You’d like to think a piece of really good art could save somebody’s life but I don’t think that’s ever been true. Unlike a bridge or antibiotics art’s merits are subjective. And unlike those things, art’s forms can be tackled with every intent to make money or with complete sincerity. Case in point the songs of Bob Dylan in the early 1960s as opposed to Ke$ha telling children to party like they’re going to die young. Both have their hits and both are musicians, in their ways. Adam West and Daniel Day Lewis are both actors. Anne Geddes and Ansel Adams are both photographers. Stephenie Meyer and Charles Bukowski are both authors.
No matter the kind of art, there will always be a range of what it is meant to be. There are romantic comedies, comedies, horror movies, superhero flicks, indy efforts. Terry Gilliam and Michael Bay make very different movies for very different reasons. We’re coming up on summer and soon we’ll have a whole new slate of blockbusters. Blockbusters are designed to be just lousy with spectacle, and that doesn’t preclude them from being quality films. They are tailored to specific lengths, there is a reason for their existence and there is a formula that they adhere to.
Formulas are well and good. But then there’s The Place Beyond the Pines, which has no formula and is a movie that is sincere and special. It is art not for art’s sake but art in the service of a story. There is no template for a film like this; it is committed to merely that, the strength of its subject. I was surprised to discover this film was not based on a book. It has all the hallmarks of a literary work.
There are three distinct acts to Pines, the first dealing with Luke Glanton (the impeccable Ryan Gosling), a stunt motorcycle rider in a carnival who learns that a one night stand in Schenectady has resulted in the birth of his son Jason. Without any reluctance he quits his job with the carnival. He wants to raise his son, unlike his own father. However, the mother of his child, Ro (Eva Mendes), is living with another man, a man who can provide for her well above Glanton’s means. Glanton turns to robbing banks.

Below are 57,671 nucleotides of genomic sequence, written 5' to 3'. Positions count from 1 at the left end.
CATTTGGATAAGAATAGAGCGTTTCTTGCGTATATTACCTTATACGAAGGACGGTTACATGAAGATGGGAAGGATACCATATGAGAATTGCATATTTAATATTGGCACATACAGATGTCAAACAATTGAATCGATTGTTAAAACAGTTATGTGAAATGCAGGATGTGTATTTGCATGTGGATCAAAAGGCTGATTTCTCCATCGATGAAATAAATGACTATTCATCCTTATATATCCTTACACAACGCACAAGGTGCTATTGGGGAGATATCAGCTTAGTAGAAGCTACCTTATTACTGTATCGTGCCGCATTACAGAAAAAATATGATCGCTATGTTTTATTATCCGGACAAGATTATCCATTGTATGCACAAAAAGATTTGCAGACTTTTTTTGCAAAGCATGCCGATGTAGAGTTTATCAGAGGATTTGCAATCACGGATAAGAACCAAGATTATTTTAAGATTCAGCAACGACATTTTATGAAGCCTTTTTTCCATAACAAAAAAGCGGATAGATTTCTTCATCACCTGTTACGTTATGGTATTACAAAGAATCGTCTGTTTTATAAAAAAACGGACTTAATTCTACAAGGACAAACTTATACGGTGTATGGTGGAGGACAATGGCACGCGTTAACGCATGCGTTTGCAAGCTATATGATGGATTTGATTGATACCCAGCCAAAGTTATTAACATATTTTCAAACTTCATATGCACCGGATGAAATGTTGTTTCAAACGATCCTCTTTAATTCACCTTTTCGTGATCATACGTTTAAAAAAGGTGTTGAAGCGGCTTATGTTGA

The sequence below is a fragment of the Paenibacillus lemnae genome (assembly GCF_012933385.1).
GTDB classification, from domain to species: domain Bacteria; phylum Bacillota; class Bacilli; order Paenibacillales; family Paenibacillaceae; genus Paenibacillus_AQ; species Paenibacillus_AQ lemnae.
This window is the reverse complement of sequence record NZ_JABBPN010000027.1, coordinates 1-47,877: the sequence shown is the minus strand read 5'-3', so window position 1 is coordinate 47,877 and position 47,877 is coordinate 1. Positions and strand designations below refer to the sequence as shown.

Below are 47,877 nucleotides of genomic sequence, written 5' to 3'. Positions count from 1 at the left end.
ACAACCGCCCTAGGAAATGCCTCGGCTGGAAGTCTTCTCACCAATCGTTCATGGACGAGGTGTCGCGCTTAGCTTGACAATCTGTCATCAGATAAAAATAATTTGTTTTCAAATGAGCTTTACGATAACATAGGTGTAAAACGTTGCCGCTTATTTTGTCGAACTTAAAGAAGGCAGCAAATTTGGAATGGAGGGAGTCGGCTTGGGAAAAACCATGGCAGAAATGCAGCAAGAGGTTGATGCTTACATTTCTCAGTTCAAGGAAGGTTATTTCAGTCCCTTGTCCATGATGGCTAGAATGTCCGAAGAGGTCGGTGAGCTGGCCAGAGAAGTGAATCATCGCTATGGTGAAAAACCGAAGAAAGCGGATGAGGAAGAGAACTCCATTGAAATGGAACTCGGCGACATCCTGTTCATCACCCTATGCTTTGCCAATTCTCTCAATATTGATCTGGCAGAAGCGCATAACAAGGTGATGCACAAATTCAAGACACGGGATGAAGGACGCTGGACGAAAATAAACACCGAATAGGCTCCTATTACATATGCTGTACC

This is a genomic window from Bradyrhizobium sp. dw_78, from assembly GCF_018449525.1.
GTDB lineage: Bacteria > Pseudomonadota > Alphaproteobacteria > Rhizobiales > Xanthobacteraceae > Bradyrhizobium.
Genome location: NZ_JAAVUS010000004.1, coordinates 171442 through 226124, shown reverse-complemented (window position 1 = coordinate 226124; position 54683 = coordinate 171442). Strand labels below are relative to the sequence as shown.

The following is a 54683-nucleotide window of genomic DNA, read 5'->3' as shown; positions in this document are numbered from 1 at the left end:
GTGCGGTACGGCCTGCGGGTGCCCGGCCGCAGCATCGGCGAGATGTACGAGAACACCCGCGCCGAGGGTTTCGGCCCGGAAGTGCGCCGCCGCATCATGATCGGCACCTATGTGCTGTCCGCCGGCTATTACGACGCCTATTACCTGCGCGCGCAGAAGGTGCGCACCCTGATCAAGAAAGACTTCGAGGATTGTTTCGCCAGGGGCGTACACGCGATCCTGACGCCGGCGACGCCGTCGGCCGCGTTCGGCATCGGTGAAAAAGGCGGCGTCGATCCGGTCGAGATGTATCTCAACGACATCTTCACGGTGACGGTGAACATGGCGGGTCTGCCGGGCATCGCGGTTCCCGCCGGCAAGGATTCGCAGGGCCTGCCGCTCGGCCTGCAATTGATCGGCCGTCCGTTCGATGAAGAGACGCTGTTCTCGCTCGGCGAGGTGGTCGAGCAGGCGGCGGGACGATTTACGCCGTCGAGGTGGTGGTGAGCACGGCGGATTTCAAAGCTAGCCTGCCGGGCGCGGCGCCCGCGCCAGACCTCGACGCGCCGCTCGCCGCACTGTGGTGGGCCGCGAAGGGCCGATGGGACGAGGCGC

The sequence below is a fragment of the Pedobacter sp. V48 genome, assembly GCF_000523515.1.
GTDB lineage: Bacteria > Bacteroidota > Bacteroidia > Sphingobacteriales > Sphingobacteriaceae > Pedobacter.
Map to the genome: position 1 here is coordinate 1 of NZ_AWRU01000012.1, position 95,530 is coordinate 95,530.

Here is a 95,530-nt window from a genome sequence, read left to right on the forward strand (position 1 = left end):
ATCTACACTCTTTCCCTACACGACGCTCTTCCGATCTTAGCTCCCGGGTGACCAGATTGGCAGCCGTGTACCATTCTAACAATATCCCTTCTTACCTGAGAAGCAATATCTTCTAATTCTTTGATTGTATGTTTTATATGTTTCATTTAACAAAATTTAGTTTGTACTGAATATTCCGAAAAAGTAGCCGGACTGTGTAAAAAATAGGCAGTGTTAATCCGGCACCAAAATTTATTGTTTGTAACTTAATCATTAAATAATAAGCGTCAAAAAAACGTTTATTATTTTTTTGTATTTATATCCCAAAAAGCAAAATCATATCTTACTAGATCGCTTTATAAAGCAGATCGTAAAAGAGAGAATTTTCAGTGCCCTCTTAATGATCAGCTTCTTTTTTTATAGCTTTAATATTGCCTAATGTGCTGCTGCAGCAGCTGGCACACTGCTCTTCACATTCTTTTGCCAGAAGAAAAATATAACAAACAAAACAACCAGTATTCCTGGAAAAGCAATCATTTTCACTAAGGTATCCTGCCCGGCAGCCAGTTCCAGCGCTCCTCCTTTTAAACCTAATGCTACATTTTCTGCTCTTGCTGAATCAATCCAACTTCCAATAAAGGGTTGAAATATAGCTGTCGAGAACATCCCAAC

The second act of the film revolves around Avery Cross (Bradley Cooper), a young police officer with a child the same age as Jason. He becomes a hero and then embroiled in the dirty dealings of his fellow cops. He, like Glanton, must choose how he will pursue the future.
The third act of the film takes place fifteen years later with the boys of Glanton and Cross grown up and in high school. Neither can escape his father’s legacy.
Legacy is the theme of this film and it is handled with the fine balance of a craftsman’s knife. Not only does the film never talk down to its audience, it is also shot in a flowing style that winds us in to our protagonists, clearly and with no small skill.
The camera is an eye from the very beginning. Two shots still linger in my mind for their absolute precision: The first is the opening tracking shot as we follow Luke Glanton playing with his butterfly knife in rhythmic anticipation. We follow him from behind as a carnival goer might, watching the girls watch him march past, knowing from his shoulders and his stride that he has somewhere to be, something exciting to do. The second is when Ray Liotta’s cop leans down into Bradley Cooper’s window. There is a predatory menace to the movement, a disbelief in his eyes and a slow emergence of his face. This is a film whose camera, music, location, actors and story all interweave with human gestures.
Its sum equals its parts, and that is the real triumph of The Place Beyond the Pines. The transitions of protagonists is never jarring because the story being told is bigger than any one character. It is the individual lives that we are privy to that make this bigger story different. If we knew the personal histories of every human being we came across in our daily lives the world would be a different place. But we are all strangers to each other, whose choices affect each other, whose legacies pass down to our children. And what can seem like fate is really a cycle.
Every son in this film is his father’s son, and The Place Beyond the Pines shows us why. It is an excellent film that manages to be both thoughtful and gripping and as I write this the thoughts it has conjured grip me still.
You’d like to think a piece of really good art could save somebody’s life, an impossible proposition. But good art is certainly worth the ticket price.
The Place Beyond the Pines* (2013)
Directed by Derek Cianfrance
*Fun Fact: Schenectady is the Mohawk word for “the place beyond the pine plains.”
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